Or these comments from another teacher,

“there are nominal PD plans for support, huge redirection of resources … I'm not opposed to technology- I'm opposed to its use and abuse in the name of ‘progress’ … There are good things - in places - but at what cost to the system overall and with what type of long range plan”.

I do agree with planning and preparing but the windows for doing this are becoming narrower.  With things changing so quickly is the concept of “long range plan” still practical and relevant?  When we read statements like “Siri is a game changer for education” on twitter or in blog posts, leaders are expected to plan for this?  Really?  What about iPad 2 with front/back facing cameras?  We can’t forget Apple TV and the experience of an unwired iPad iStock_000008424287XSmallfilled classroom.  Seriously, these are potential game changes but how do we anticipate these, build professional development plans, and implement systematically?  Organizations used to create carefully thought-out long range strategic plans.  With the pace of change we’re seeing now, the best we can do now it seems is to have a concept of the future and then figure it out along the way, adjusting course as needed.  I wonder if we’re at a stage where some forms of technology just don’t need a lot of thought or planning to be adoptable and valuable?  Isn’t it better to open windows, provide opportunities and let people experiment, learn, and share?  Maybe we plan for and lead perpetual experimentation?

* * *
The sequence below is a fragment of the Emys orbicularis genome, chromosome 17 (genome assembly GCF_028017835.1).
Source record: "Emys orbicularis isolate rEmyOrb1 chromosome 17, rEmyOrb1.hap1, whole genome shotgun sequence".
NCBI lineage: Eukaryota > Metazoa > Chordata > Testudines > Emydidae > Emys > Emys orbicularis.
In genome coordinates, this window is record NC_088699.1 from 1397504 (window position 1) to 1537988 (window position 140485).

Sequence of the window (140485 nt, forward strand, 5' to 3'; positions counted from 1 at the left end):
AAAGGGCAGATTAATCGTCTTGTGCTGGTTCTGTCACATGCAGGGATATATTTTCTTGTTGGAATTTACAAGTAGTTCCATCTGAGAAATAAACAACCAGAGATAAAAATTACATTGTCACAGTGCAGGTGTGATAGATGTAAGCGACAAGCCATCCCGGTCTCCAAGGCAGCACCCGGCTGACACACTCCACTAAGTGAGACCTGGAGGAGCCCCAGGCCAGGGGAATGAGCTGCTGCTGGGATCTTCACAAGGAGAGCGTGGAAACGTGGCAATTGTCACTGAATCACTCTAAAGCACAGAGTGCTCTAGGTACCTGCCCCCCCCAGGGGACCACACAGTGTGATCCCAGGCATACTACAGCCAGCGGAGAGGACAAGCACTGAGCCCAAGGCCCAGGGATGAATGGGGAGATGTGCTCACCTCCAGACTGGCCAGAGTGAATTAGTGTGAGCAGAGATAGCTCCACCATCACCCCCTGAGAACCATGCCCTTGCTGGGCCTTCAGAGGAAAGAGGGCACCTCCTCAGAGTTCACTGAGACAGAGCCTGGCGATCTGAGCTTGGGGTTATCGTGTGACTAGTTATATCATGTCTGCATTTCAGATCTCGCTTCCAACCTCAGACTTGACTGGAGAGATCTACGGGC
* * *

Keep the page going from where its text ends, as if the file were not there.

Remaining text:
Neil Postam in Technopoly says “when we admit a new technology to the culture, we must do so with our eyes wide open” (Kindle 138).  I think increasingly new technology is adopted quickly and without much thought (is this ‘bad’?).  When’s the last time you put much thought into upgrading your phone when your plan ran out?  You probably just got the latest iPhone, Blackberry, Windows, or Android phone.  I bet your “old” phone still worked fine, didn’t it?  But, you wanted the new one…  Daniel J. Boorstin said “education is learning what you didn't even know you didn't know”.  I extrapolate this to “technology opens up new possibilities to do what you didn’t even know you needed”.

“As the world becomes more interdependent and technological change accelerates, innovation, increased productivity, and improved learning migrate from being merely important to being mission-critical”. Cisco – Learning Society